The Cuyahoga County prosecutor’s office plans to use open source genealogical databases to help identify “stranger rapists” — people who’ve been indicted as John Does for sexual assault but haven’t been identified.

The prosecutor’s office indicts the DNA profile collected from a rape kit to ensure the statute of limitations doesn’t expire. 

There are more than 130 open rape cases in Cuyahoga County and prosecutors plan to start tackling them by trying to identify the assailants with help from DNA-based genealogy databases, said Special Investigations Chief Rick Bell.

Tech Tuesday: DNA And Law Enforcement

Jul 9, 2019
Forensic analyst India Henry works on evidence in a sexual assault case in the biology lab at the Houston Forensic Science Center Thursday, April 2, 2015, in Houston.
Pat Sullivan / Associated Press

An increasing number of amateur genealogists have turned to DNA testing for part of their query, uploading the data to websites that point them to otherwise unknown or distant relatives, sometimes entire branches of a family tree.

But, what they upload in the process may qualify as evidence for law enforcement, which has found a measure of success using DNA databases to track down alleged criminals. 

Last month, DNA evidence for the first time helped convince a jury to find a person guilty of murder. As long as law enforcement is required to first get a court order, such databases should be available, say supporters of the trend.

But some privacy advocates call the use of DNA databases for such purposes an unlawful invasion of privacy.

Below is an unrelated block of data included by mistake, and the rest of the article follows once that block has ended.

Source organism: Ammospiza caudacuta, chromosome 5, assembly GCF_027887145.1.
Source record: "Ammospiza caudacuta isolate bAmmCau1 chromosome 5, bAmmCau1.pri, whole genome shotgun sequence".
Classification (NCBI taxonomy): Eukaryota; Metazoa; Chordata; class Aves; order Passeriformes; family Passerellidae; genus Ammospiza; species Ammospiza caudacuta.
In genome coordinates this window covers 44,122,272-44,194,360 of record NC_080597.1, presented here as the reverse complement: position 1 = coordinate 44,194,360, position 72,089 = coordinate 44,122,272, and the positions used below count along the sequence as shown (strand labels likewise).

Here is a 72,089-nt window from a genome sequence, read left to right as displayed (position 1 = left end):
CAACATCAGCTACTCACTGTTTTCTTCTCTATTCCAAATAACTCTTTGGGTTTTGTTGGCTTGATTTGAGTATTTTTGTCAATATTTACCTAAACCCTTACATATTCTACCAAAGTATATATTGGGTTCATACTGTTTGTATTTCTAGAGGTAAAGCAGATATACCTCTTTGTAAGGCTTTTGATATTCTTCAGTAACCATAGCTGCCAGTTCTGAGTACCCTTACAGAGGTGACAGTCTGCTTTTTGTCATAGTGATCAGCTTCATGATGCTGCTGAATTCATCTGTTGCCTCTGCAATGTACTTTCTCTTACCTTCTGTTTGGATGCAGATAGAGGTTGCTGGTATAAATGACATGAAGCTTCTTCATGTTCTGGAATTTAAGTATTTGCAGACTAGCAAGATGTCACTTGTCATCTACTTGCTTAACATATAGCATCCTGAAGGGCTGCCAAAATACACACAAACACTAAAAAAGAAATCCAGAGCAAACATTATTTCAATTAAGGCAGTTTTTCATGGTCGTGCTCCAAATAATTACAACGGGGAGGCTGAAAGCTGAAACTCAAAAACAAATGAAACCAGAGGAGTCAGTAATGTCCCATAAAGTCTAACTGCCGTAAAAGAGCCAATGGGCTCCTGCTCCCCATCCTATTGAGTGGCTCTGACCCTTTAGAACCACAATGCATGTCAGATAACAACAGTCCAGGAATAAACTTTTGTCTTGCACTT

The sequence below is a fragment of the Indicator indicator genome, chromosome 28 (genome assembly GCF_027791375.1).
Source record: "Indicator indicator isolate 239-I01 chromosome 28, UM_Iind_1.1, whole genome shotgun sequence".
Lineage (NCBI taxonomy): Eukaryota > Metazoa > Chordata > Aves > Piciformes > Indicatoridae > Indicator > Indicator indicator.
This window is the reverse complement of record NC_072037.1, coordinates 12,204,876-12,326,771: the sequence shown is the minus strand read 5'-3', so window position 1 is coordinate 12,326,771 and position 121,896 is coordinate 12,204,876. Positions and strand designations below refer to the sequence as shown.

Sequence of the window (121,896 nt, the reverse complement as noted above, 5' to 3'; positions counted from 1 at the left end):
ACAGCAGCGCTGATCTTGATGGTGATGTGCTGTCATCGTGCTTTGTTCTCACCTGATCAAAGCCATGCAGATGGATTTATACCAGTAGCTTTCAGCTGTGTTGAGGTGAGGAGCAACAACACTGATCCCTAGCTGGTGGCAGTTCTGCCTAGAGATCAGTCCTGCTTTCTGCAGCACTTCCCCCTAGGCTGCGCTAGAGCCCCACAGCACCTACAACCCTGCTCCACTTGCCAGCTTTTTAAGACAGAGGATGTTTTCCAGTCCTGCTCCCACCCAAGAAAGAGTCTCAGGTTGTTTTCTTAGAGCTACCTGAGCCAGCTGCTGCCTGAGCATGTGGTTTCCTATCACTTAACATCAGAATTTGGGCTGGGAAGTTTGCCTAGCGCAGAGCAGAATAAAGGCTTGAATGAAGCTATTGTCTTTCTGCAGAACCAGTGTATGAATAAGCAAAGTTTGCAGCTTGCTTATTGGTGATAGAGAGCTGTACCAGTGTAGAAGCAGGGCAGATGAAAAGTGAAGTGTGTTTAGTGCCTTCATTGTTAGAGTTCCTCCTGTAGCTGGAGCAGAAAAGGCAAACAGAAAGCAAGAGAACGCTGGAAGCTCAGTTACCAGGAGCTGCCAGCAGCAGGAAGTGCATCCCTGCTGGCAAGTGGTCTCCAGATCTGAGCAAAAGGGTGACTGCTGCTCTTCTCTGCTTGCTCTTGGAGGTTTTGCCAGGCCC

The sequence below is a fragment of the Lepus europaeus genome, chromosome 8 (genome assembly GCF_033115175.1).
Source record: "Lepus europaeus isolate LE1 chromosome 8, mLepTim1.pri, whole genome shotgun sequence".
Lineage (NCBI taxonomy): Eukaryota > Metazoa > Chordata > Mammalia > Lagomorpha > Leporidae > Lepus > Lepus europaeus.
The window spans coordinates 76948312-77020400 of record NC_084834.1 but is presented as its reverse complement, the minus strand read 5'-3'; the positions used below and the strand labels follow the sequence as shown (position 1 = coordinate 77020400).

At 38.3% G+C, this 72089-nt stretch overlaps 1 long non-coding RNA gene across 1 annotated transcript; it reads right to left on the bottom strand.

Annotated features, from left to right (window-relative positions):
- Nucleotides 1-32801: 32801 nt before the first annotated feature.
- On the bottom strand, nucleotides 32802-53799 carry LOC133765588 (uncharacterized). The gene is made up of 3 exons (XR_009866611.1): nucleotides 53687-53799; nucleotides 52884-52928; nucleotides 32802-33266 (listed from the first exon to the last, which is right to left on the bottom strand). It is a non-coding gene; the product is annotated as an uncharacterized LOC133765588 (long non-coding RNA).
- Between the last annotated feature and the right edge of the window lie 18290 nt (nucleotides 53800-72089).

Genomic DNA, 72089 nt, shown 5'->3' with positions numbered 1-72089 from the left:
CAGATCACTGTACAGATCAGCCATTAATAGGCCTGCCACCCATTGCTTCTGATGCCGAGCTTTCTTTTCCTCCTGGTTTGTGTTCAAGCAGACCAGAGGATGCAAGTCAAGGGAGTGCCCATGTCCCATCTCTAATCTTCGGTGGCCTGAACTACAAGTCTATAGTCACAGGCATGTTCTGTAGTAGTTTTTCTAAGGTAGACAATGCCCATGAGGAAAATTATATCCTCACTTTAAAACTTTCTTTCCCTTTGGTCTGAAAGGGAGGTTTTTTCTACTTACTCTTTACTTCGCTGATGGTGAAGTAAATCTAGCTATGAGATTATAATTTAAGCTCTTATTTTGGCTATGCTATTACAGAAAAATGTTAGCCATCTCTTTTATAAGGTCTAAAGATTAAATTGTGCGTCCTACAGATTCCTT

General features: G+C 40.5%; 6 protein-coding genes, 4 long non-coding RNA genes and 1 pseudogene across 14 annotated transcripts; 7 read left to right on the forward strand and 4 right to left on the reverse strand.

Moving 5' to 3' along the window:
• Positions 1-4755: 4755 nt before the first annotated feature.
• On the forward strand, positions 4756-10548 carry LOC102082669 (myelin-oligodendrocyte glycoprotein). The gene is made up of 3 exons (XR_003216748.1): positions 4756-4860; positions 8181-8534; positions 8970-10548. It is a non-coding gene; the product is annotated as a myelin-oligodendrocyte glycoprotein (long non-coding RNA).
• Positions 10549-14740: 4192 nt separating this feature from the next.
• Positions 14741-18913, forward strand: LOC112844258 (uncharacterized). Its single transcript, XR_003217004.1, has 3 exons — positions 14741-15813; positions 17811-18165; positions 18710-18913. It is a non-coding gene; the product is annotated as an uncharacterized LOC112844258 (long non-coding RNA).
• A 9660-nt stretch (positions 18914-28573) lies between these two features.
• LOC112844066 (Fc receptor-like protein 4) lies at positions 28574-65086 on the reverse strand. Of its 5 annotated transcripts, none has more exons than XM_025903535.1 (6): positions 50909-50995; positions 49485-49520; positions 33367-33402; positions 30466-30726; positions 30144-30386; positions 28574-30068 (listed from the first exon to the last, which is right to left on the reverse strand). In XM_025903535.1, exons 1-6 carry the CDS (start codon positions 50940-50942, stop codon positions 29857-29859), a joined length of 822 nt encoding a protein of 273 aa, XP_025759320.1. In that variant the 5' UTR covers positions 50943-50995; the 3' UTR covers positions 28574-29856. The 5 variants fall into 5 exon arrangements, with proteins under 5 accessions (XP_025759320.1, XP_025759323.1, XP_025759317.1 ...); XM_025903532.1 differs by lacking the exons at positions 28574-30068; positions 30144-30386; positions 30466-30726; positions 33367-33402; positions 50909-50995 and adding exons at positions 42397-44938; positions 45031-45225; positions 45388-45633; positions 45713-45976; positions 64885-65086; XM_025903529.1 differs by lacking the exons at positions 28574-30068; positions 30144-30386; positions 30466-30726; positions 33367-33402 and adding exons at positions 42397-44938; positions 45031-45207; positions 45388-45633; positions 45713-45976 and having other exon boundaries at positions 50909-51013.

Today on Tech Tuesday on All Sides with Ann Fisher, DNA databases and law enforcement. 


Thousands of DNA profiles legally required to be collected from adults arrested for felonies or convicted of some misdemeanors in Ohio are missing from state and national crime databases, according to a newspaper network's investigation.


Sep 25, 2018
Thor_Deichmann / Pixabay

Information about your ancestors, who they were, and where they came from, can be a mystery for many people. However, with the accessibility and affordability of DNA testing, and genealogy archives, almost anyone can learn about their family roots.

Today on All Sides, how to start building your family tree and how technology can make your history search better.

The World's Family Tree

Dec 4, 2017
dimitrisvetsikas1969 / Pixabay

Just how deep do our connections to each other run? Neighbors, co-workers and friends could all be potential relatives, even your favorite celebrity, according to a new book about genealogy and human history. Coming up- a look at global family ties.

Wellness Wednesday: DNA App Store, NFL

Aug 2, 2017
Thor_Deichmann / Pixabay

The ability to have information about  your genetic makeup right at your fingertips is here and affordable. A Silicon Valley company known as Helix is launching an app to make it possible for people to download and explore their genetics. Experts say this new app could change how we perceive people as healthy .

 Today we are talking about the DNA app store, NFL concussion research and technology and mental health.

The Obama administration has dropped a controversial proposal that would have required all federally funded scientists to get permission from patients before using their cells, blood, tissue or DNA for research.

Ohio Supreme Court Gavel statue
Flickr /

The Ohio Supreme Court is hearing arguments today in an appeal involving a death row inmate who sought DNA testing on a cigarette butt found near the scene of the 1990 double murder that led to his sentence.

Franklin County Jail

A man has been indicted in a 1997 rape at a central Ohio park after new testing on old evidence helped identify him through DNA.

Franklin County Jail

Police in Ohio's capital say cold-case investigators have used DNA evidence to link a rape case nearly two decades old to a man recently arrested in Oklahoma.

Ohio Supreme Court Gavel statue
Flickr /

The Ohio Supreme Court has agreed to hear an appeal involving a death row inmate who sought DNA testing on a cigarette butt found near the scene of the 1990 double murder that led to his sentence.

At issue is whether there is a constitutional appeals process for death row prisoners who have requests for DNA testing denied after a trial is over.